Actually the brother dying is partly true… The little church still exists, or it did still in 1985 before the last earthquake. It was put inside the Basilica in Assisi, and to the right there is a stone carved with the date and brief description in Latin about the brother who died…

I personally love the film, even with the inaccuracies, but I would love to know if it is a film actually approved by the Vatican. I would love to be able to share it with the religious ed classes, (older kids of course), at my parish…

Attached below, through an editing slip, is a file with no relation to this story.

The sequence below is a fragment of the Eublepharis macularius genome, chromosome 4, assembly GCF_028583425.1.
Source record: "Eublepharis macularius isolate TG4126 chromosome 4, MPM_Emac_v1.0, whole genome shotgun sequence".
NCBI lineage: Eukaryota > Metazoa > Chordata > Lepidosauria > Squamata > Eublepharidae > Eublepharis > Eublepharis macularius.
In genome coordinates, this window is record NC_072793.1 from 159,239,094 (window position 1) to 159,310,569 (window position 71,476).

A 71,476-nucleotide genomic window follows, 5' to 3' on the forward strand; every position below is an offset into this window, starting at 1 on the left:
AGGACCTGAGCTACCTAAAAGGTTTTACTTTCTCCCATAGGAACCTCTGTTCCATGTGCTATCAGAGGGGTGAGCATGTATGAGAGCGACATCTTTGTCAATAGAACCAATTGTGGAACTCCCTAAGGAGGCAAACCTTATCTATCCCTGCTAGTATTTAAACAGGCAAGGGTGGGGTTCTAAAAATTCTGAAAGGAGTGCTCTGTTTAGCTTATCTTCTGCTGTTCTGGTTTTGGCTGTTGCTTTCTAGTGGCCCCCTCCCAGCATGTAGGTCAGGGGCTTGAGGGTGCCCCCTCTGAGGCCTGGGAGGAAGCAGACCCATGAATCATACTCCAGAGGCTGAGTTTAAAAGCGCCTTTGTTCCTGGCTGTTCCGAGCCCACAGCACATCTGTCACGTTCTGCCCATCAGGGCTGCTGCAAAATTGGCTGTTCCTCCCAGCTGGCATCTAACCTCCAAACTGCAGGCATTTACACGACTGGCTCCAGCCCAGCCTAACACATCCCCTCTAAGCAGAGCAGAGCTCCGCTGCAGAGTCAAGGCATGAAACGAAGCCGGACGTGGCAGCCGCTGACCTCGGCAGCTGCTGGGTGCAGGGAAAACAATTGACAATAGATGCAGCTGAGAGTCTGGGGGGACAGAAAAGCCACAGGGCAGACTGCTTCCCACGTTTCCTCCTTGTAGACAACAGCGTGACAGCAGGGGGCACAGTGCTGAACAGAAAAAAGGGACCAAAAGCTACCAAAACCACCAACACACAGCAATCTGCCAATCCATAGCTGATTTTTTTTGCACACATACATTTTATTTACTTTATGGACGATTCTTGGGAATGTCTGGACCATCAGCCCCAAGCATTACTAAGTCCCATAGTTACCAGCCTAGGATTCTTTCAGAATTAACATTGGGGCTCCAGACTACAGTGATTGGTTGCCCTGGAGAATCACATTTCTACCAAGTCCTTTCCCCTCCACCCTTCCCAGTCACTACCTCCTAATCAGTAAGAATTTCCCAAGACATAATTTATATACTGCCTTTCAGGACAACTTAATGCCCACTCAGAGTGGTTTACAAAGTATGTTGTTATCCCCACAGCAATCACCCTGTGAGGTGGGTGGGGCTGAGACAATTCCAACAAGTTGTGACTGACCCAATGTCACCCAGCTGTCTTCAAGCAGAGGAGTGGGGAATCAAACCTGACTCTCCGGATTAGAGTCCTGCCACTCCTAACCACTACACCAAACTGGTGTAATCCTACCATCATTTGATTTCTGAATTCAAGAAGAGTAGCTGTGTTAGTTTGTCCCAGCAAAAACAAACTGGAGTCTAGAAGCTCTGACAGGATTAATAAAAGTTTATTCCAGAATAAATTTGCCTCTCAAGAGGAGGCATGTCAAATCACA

Pretty much it exactly for this movie. I really like it, but it smacks of the 60’s to me. I can’t “imagine” the Beatles in the movie, although I am a fan of the group. Would have been wrong on a lot of levels.

If you want a good Saint Francis movie, try Francis of Assisi. Movie has Mother Delores Hart as St Clare. I like both movies as they are slightly different takes.